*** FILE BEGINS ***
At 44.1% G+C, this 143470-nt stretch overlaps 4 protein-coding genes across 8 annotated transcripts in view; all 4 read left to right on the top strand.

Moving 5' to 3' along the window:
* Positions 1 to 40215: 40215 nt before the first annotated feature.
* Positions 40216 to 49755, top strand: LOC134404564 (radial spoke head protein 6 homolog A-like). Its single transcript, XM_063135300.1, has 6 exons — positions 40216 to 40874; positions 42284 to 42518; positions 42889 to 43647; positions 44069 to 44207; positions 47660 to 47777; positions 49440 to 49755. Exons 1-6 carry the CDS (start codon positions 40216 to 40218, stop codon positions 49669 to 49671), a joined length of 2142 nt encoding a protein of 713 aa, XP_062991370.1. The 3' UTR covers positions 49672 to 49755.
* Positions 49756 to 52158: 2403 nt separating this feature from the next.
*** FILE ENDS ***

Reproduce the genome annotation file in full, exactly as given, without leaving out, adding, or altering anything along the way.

At 44.1% G+C, this 143470-nt stretch overlaps 4 protein-coding genes across 8 annotated transcripts in view; all 4 read left to right on the top strand.

Moving 5' to 3' along the window:
* Positions 1 to 40215: 40215 nt before the first annotated feature.
* Positions 40216 to 49755, top strand: LOC134404564 (radial spoke head protein 6 homolog A-like). Its single transcript, XM_063135300.1, has 6 exons — positions 40216 to 40874; positions 42284 to 42518; positions 42889 to 43647; positions 44069 to 44207; positions 47660 to 47777; positions 49440 to 49755. Exons 1-6 carry the CDS (start codon positions 40216 to 40218, stop codon positions 49669 to 49671), a joined length of 2142 nt encoding a protein of 713 aa, XP_062991370.1. The 3' UTR covers positions 49672 to 49755.
* Positions 49756 to 52158: 2403 nt separating this feature from the next.